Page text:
On Wednesday, Farmland Coordinator Becca Weaver left the office to venture out to New Lands Farm, run by Lutheran Social Services (LSS), to teach their program participants about pest management. The workshop participants were refugees and two translators were present to interpret the lesson into Nepalese and Swahili. The program at New Lands Farm has expanded in recent years and on Wednesday there were over 30 participants who came to learn to identify common New England vegetable pests and about the best control methods to protect their delicious vegetables. These talented growers, now armed with row cover and Surround, are more prepared for the challenges of agriculture in Massachusetts.
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If you didn’t already know, the Lowell Farmer’s Market features four New Entry Farmers. I like to hang out and learn about the different ethnic produce grown, harvested, and sold by them. Not only do they get customers who are looking specifically for these ethnic crops, but also others who are not afraid to approach them and ask what a particular vegetable is and how it might be used. In exchange, the farmers have always been so patient to share that information with them.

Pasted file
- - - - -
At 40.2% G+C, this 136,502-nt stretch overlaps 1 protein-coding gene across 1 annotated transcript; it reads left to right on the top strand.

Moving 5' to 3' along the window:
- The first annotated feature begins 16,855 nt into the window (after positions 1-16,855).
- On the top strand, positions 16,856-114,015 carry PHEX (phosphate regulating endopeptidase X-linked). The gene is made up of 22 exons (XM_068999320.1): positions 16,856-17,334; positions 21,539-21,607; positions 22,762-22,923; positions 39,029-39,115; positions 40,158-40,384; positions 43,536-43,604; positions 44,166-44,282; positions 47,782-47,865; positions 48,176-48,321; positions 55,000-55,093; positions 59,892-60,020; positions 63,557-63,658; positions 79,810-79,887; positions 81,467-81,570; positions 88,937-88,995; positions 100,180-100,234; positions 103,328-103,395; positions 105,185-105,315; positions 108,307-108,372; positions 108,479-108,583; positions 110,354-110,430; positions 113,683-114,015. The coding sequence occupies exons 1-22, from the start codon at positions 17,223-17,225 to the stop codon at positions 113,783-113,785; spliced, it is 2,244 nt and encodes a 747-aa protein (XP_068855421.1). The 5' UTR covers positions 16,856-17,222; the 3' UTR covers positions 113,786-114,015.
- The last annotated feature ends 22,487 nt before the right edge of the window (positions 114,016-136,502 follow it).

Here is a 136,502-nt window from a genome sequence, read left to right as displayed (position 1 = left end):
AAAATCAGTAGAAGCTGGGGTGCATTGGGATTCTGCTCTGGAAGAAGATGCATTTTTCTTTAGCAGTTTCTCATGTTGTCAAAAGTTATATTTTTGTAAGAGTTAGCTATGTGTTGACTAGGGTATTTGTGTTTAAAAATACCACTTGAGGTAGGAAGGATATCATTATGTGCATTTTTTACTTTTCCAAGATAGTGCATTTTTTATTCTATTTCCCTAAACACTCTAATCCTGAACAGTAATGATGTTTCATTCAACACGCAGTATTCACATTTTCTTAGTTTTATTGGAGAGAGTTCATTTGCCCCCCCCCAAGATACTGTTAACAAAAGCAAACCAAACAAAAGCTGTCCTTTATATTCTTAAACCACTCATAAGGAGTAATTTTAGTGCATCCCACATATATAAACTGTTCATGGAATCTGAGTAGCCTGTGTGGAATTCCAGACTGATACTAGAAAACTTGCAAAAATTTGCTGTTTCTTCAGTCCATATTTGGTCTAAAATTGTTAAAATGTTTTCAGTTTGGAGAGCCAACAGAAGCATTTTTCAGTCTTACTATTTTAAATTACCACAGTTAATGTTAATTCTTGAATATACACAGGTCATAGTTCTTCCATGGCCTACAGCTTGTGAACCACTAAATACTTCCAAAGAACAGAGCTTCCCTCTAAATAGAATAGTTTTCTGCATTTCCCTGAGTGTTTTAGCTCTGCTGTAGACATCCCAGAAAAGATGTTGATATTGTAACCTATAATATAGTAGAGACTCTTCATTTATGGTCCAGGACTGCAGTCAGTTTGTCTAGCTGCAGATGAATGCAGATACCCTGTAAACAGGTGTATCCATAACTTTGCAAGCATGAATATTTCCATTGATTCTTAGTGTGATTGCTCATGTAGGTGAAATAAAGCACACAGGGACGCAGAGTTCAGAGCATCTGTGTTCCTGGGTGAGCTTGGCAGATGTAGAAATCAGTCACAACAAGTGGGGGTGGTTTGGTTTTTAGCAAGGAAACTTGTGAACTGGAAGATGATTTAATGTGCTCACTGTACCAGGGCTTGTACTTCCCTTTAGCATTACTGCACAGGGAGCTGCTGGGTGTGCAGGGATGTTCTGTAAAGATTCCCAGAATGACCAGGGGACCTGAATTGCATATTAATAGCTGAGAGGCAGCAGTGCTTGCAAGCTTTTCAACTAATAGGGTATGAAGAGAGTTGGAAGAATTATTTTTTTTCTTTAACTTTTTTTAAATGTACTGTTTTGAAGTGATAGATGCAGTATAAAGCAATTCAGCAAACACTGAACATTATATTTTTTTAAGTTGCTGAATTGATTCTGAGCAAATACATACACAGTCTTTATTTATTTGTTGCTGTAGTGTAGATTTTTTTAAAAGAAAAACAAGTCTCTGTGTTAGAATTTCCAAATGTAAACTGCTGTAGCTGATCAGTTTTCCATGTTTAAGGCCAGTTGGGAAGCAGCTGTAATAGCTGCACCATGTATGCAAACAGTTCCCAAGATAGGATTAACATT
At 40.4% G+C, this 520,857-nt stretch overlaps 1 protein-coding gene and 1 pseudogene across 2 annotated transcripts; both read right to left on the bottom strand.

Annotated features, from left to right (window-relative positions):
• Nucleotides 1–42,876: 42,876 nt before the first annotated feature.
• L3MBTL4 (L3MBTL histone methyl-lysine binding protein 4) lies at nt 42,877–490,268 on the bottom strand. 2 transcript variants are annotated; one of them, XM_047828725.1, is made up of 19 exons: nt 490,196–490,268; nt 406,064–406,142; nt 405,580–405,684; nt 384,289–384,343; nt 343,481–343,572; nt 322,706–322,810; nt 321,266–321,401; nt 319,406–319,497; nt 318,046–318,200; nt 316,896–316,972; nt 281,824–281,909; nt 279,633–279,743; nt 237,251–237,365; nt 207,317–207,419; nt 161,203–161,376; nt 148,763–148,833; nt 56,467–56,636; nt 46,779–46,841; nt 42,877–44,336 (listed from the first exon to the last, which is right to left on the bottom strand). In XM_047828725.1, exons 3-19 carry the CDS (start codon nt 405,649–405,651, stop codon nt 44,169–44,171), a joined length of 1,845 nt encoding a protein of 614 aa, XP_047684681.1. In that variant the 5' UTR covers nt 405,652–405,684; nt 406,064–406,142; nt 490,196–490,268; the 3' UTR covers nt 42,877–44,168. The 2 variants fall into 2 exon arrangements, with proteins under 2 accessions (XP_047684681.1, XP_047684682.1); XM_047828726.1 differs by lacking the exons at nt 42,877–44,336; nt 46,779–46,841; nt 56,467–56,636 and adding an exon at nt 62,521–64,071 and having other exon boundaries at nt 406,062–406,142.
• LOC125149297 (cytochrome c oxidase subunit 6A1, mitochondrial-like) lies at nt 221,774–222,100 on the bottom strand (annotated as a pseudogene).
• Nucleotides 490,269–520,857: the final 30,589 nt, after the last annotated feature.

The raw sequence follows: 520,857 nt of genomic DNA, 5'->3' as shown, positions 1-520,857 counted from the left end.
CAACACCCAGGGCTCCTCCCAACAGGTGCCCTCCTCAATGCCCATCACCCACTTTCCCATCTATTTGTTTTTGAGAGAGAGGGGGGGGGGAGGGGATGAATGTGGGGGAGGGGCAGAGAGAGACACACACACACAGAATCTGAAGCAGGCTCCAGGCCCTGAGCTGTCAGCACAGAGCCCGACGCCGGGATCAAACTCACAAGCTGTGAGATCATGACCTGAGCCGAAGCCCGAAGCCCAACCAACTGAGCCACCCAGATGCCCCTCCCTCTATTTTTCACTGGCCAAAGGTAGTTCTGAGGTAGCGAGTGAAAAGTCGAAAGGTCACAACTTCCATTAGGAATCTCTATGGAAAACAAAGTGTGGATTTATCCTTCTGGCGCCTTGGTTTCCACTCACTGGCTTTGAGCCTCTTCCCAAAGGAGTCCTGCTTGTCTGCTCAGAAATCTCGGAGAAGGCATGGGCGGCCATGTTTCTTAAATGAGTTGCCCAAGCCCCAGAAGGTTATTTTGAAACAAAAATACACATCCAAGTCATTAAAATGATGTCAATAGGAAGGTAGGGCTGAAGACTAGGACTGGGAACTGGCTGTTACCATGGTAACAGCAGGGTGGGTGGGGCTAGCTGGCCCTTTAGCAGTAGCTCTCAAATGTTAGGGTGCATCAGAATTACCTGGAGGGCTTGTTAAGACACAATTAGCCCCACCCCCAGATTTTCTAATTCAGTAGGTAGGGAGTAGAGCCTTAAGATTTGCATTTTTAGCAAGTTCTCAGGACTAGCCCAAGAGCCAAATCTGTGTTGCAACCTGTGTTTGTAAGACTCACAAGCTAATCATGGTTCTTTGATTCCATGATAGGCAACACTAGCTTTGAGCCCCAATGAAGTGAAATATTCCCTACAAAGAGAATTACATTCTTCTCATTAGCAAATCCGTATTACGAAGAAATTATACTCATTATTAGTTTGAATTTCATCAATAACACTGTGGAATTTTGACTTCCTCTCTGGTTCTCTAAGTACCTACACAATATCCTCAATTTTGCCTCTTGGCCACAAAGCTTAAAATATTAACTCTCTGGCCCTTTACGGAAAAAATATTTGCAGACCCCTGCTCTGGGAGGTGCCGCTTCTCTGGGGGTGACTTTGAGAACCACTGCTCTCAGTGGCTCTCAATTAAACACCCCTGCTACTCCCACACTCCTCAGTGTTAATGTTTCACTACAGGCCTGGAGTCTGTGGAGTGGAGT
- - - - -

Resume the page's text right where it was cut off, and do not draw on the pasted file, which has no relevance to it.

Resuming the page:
Last Friday, while poking around, I noticed Mr. Kim selling a lot of these “Asian Cucumbers.” He has me pick it up and smell it to show me what a good one would feel like. As with most desirable fruits and vegetables, it’s heavy for its size and firm to the touch. It’s mild, sweet scent reminds me of the Korean summer melons I grew up enjoying with my family. Before I can say anything about the melon scent, he immediately adds, “It’s not sweet. It’s more like a cucumber. It’s best as a smoothie.” “As a smoothie?” I’m obviously confused. “Yeah, just chop it up, blend it with some sugar and milk. Or slice it and put some sugar on top.” So next time you see this sweet smelling cucumber, give it a try. Maybe it’ll become a new taste of summer.